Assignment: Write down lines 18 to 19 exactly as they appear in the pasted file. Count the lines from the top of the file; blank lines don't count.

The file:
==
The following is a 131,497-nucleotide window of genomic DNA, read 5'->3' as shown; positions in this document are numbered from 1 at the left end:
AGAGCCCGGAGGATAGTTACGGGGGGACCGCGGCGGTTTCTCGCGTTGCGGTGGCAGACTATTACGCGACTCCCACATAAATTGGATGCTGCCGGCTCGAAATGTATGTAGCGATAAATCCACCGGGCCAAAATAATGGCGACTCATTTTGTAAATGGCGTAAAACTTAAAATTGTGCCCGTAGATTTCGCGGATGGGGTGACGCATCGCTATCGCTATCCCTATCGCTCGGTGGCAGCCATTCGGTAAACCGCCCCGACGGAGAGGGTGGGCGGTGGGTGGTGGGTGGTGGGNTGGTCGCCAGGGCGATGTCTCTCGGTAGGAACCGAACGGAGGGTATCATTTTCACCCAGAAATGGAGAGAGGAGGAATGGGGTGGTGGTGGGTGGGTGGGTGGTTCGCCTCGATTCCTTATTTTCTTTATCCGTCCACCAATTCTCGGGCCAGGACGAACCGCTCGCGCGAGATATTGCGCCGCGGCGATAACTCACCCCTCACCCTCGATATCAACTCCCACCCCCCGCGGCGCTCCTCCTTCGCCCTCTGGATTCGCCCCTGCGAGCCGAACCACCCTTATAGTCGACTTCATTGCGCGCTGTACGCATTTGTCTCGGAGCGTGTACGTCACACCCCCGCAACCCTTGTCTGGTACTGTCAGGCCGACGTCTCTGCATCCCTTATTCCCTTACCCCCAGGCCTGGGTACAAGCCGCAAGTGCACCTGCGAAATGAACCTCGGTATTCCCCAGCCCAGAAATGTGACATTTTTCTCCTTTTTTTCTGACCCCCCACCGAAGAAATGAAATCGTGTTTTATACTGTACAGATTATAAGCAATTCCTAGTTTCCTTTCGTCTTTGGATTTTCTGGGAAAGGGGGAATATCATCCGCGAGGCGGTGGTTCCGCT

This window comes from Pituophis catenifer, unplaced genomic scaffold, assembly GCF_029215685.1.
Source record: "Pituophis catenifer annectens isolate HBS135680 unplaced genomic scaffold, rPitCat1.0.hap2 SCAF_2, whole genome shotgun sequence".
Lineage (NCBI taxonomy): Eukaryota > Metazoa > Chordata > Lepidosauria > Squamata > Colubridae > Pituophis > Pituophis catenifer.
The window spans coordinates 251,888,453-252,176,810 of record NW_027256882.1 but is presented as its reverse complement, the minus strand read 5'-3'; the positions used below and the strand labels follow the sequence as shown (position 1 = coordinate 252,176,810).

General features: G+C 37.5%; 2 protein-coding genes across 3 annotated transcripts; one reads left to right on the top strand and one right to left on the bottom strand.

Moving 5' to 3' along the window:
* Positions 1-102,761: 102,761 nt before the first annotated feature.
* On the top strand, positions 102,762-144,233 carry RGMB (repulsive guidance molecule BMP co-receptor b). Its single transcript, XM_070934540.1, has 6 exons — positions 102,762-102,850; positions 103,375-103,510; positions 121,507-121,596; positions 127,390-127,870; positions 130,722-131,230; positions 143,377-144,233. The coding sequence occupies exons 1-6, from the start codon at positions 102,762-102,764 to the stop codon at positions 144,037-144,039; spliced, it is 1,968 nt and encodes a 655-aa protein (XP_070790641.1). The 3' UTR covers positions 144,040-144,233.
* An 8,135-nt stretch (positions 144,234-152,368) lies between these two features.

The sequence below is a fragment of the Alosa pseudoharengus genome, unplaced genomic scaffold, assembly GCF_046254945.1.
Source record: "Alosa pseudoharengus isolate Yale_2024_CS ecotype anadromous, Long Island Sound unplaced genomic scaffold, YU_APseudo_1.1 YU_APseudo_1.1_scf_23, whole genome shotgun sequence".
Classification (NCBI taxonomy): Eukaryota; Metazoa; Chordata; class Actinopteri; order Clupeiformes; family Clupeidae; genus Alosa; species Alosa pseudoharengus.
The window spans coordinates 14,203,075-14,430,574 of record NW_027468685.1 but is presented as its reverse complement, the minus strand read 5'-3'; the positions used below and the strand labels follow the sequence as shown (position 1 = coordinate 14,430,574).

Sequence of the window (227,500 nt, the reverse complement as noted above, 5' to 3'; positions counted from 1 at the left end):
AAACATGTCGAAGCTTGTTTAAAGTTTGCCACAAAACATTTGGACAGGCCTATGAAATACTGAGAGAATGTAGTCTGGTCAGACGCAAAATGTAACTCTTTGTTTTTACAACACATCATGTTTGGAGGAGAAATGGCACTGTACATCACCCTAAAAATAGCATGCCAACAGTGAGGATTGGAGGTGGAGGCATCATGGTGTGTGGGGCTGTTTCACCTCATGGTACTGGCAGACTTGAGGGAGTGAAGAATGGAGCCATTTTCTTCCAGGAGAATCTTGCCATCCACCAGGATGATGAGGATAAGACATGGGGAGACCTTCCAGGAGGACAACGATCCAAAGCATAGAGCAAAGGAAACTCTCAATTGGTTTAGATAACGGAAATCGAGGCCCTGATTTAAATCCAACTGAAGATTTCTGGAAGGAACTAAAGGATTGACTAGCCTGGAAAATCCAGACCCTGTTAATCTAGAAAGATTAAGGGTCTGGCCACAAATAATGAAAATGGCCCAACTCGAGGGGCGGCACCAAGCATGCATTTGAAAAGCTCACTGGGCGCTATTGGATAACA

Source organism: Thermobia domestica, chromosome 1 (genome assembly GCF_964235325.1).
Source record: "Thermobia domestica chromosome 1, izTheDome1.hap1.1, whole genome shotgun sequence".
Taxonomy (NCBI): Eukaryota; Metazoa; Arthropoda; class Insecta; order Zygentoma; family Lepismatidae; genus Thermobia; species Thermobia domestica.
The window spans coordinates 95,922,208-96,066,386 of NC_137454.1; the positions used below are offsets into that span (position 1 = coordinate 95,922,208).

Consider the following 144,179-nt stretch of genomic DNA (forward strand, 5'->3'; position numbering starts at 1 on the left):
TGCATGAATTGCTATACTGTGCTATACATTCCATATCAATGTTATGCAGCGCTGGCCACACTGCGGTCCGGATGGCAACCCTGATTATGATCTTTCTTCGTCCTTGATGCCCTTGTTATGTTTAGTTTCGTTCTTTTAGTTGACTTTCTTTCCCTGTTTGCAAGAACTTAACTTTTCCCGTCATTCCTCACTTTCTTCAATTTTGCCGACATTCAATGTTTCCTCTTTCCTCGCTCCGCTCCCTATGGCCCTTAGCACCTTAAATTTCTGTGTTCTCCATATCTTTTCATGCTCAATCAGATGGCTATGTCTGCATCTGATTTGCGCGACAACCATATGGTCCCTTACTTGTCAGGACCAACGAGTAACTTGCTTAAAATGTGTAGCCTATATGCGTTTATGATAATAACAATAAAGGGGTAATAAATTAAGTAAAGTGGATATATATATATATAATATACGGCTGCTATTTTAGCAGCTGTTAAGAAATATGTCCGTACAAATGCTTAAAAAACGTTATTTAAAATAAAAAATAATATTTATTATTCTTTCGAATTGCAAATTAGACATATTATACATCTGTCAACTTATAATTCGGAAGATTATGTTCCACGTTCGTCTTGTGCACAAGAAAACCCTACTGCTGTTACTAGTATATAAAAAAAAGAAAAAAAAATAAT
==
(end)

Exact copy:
Source organism: Thermobia domestica, chromosome 1 (genome assembly GCF_964235325.1).
Source record: "Thermobia domestica chromosome 1, izTheDome1.hap1.1, whole genome shotgun sequence".